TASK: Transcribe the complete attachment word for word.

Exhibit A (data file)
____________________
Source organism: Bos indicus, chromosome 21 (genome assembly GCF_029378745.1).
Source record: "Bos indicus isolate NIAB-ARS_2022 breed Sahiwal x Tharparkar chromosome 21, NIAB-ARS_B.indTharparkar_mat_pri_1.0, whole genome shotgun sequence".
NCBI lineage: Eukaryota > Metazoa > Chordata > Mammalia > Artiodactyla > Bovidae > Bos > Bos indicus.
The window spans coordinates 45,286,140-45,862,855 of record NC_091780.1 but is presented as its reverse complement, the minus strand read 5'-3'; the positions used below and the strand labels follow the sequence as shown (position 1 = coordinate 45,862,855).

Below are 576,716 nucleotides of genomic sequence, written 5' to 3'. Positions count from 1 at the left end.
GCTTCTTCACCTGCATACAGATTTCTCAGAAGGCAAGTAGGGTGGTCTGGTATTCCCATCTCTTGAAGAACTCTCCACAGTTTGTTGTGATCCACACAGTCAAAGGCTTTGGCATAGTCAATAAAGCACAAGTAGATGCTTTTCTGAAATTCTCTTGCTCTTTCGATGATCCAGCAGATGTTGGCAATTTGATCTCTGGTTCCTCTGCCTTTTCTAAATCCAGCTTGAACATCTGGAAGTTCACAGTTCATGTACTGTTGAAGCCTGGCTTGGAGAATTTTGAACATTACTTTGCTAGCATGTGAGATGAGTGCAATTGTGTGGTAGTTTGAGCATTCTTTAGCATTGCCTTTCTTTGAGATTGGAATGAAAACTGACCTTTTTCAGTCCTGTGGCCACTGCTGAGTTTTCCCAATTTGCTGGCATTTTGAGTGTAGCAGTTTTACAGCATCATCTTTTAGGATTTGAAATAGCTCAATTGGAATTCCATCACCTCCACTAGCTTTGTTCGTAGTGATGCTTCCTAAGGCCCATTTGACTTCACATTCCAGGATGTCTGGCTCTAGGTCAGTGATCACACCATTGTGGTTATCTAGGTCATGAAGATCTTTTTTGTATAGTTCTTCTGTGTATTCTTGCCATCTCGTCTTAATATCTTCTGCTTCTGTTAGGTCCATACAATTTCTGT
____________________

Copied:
Source organism: Bos indicus, chromosome 21 (genome assembly GCF_029378745.1).
Source record: "Bos indicus isolate NIAB-ARS_2022 breed Sahiwal x Tharparkar chromosome 21, NIAB-ARS_B.indTharparkar_mat_pri_1.0, whole genome shotgun sequence".
NCBI lineage: Eukaryota > Metazoa > Chordata > Mammalia > Artiodactyla > Bovidae > Bos > Bos indicus.
The window spans coordinates 45,286,140-45,862,855 of record NC_091780.1 but is presented as its reverse complement, the minus strand read 5'-3'; the positions used below and the strand labels follow the sequence as shown (position 1 = coordinate 45,862,855).

Below are 576,716 nucleotides of genomic sequence, written 5' to 3'. Positions count from 1 at the left end.
GCTTCTTCACCTGCATACAGATTTCTCAGAAGGCAAGTAGGGTGGTCTGGTATTCCCATCTCTTGAAGAACTCTCCACAGTTTGTTGTGATCCACACAGTCAAAGGCTTTGGCATAGTCAATAAAGCACAAGTAGATGCTTTTCTGAAATTCTCTTGCTCTTTCGATGATCCAGCAGATGTTGGCAATTTGATCTCTGGTTCCTCTGCCTTTTCTAAATCCAGCTTGAACATCTGGAAGTTCACAGTTCATGTACTGTTGAAGCCTGGCTTGGAGAATTTTGAACATTACTTTGCTAGCATGTGAGATGAGTGCAATTGTGTGGTAGTTTGAGCATTCTTTAGCATTGCCTTTCTTTGAGATTGGAATGAAAACTGACCTTTTTCAGTCCTGTGGCCACTGCTGAGTTTTCCCAATTTGCTGGCATTTTGAGTGTAGCAGTTTTACAGCATCATCTTTTAGGATTTGAAATAGCTCAATTGGAATTCCATCACCTCCACTAGCTTTGTTCGTAGTGATGCTTCCTAAGGCCCATTTGACTTCACATTCCAGGATGTCTGGCTCTAGGTCAGTGATCACACCATTGTGGTTATCTAGGTCATGAAGATCTTTTTTGTATAGTTCTTCTGTGTATTCTTGCCATCTCGTCTTAATATCTTCTGCTTCTGTTAGGTCCATACAATTTCTGT